The Kremlin may face a dilemma: Continue fighting with a small number of troops and watch the offensive stall; or, try to rebuild the ranks with a larger draft and risk public outrage which could fuel anti-draft sentiments and destabilize political conditions. This was the case during the fighting in Chechnya.

Dmitry, a 25 year-old IT specialist, has a deferment which should keep him from the draft for medical reasons. He is still anxious, as are many others, because he fears that authorities might suddenly waive certain deferments in order to boost the military.

"I hate war. Dmitry said that it was a complete disaster. He also requested not to be identified by his last name for fear of reprisals. "I am afraid that the government might change the rules, and I could face them." They have been saying for months they won't attack Ukraine. So why should I believe what they are saying about the draft right now?

The draft was to be facilitated by legislation that would allow military recruiters more ease in calling up conscripts. However, the bill is currently on hold.

It did not diminish the anxiety of the public.

Alexei Tabalov is a lawyer who advises conscripts. He said that medical panels at recruitment offices often admit young people who should be exempted from service due to illness. Their attitudes may become more difficult, he said.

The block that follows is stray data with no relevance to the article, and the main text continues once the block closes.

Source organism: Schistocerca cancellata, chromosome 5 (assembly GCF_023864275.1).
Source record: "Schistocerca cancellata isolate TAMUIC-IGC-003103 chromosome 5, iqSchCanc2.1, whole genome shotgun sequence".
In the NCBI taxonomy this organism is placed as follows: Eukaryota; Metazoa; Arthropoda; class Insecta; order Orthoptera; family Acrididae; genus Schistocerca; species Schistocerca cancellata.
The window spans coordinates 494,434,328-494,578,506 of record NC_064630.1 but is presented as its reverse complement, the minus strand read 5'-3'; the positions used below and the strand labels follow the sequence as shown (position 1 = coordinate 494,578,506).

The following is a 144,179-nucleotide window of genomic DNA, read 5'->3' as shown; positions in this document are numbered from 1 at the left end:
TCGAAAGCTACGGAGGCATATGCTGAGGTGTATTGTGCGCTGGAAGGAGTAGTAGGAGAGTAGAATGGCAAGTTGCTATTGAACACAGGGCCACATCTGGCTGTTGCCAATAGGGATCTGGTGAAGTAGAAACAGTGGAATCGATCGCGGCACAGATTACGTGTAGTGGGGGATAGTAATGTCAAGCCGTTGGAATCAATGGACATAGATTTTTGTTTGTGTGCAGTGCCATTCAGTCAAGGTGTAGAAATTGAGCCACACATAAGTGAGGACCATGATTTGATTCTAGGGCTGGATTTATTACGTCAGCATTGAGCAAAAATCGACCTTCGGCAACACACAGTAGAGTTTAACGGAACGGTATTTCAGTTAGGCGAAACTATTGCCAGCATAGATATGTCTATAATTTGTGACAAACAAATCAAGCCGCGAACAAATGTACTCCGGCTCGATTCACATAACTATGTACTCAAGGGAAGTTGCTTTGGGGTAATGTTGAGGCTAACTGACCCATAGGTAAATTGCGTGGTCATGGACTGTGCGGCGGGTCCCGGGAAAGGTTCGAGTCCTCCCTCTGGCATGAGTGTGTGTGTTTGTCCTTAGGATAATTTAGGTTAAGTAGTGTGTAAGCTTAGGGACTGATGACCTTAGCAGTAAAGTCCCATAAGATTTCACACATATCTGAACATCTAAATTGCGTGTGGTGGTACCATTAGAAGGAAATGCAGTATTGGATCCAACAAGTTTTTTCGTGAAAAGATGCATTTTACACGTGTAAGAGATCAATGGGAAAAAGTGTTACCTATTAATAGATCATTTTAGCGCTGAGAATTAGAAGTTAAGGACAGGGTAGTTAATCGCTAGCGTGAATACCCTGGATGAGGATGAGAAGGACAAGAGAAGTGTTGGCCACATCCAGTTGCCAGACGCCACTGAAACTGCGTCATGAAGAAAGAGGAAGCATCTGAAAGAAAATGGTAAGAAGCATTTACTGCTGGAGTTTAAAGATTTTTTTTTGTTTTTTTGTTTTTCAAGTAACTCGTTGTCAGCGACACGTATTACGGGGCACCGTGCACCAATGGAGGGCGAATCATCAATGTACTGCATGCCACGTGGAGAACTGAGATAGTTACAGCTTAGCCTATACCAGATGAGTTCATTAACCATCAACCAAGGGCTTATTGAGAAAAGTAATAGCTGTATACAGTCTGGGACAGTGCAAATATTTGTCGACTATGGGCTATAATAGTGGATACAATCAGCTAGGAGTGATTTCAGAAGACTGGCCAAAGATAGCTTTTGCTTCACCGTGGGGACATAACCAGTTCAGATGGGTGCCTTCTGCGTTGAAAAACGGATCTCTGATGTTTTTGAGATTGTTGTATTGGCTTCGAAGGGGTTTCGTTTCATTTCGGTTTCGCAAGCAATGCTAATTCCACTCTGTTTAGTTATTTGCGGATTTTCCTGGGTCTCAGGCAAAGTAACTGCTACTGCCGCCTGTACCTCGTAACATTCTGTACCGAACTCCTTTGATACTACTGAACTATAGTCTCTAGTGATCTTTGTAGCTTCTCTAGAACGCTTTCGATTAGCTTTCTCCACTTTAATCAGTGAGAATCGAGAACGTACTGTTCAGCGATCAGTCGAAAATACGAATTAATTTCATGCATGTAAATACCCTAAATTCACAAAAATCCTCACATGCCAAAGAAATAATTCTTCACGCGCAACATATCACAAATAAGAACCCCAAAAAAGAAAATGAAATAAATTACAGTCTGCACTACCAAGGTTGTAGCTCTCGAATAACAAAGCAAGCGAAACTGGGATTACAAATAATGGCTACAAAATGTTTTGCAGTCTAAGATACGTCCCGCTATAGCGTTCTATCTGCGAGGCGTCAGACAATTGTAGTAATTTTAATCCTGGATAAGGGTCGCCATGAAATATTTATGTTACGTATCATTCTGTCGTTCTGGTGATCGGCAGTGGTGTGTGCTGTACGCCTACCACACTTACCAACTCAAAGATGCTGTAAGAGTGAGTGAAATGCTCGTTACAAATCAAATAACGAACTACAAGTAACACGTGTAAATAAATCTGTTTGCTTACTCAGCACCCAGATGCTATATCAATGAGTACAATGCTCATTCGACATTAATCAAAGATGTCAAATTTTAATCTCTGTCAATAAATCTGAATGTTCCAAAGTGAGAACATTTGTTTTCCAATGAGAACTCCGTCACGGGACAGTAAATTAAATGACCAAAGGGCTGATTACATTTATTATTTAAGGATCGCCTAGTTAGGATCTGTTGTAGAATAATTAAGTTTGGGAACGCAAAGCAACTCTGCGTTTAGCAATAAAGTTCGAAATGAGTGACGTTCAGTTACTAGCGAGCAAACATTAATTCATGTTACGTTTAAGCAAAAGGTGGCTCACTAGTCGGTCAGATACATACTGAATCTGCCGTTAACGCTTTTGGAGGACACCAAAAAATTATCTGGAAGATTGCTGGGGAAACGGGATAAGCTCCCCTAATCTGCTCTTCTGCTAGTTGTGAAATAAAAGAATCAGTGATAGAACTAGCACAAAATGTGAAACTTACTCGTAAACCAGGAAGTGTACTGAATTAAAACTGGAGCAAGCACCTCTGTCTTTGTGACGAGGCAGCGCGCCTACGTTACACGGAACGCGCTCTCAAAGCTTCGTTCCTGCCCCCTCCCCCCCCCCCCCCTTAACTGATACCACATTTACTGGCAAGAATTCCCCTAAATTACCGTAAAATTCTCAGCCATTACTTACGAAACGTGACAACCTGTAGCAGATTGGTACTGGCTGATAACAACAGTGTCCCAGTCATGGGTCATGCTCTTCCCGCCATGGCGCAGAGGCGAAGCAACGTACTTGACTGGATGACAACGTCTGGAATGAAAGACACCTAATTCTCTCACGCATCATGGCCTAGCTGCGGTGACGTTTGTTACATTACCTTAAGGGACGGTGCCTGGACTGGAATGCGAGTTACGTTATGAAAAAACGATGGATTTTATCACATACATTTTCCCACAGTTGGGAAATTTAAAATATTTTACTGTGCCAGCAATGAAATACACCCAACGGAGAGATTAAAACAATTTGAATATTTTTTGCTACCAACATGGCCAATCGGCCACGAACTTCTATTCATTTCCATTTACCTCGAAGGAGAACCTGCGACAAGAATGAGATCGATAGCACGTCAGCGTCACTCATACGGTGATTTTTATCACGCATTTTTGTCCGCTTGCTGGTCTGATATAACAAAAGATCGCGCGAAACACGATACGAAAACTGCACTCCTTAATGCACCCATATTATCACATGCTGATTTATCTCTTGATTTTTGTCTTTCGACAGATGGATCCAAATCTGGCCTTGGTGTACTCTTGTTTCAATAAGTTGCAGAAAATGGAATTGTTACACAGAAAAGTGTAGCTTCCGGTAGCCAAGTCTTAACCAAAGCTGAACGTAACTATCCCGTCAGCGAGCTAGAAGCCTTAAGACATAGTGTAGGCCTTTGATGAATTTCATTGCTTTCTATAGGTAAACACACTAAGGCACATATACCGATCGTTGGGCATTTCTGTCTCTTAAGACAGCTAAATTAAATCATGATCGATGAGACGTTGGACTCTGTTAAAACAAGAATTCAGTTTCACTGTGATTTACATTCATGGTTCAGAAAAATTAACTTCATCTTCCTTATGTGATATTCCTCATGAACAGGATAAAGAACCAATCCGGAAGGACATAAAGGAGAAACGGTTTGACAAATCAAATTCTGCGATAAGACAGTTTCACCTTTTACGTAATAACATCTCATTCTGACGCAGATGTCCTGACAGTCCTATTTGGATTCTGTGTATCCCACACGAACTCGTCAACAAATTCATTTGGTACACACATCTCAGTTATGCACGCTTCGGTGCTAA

Tabalov stated that it was possible for doctors to ignore conscripts' ailments and declare them fit for military service.

There are concerns that the government might try to impose a martial law to ban Russians from leaving the country, and force them to fight, similar to what happened in Ukraine.

Tabalov stated that he has received many calls from people who fear mobilization. "People are now afraid of everything in this scenario. The law on mobilization must be analyzed.

According to military officials, there are enough contract soldiers for the army to support the mission in Ukraine. The Kremlin strongly denies any such plans. Despite this, many Russians are skeptical about the denials of officials, considering their track record.

Tabalov asked, "What trust can there be if Putin declares one day that conscripts won't be sent there...and then the Defense Ministry recognizes they were there?"

Volodymyr Zelenskyy, the Ukrainian President, urged Russian parents to not allow their sons to join the draft.

He said, "We don't need new dead people here," in his nighttime video address. He switched from Ukrainian to Russian. Take care of your children to prevent them from becoming villains. Don't send them to the military. Keep them alive as best you can. You can do it at home.

A law currently allows for 21-months of alternative civil service in hospitals, nursing home, and other facilities for people who consider military duty to be incompatible with their beliefs. However, military conscription offices tend to ignore requests for such service.

Tabalov stated that his group received a lot more inquiries after the war started. This was due to the fact that the alternative service law is vaguely drafted and allows military officials the ability to reject applications.

He said, "We are concerned that in the current militarist atmosphere, military conscription officers can take a harder attitude and reject appeals to the alternative civil service."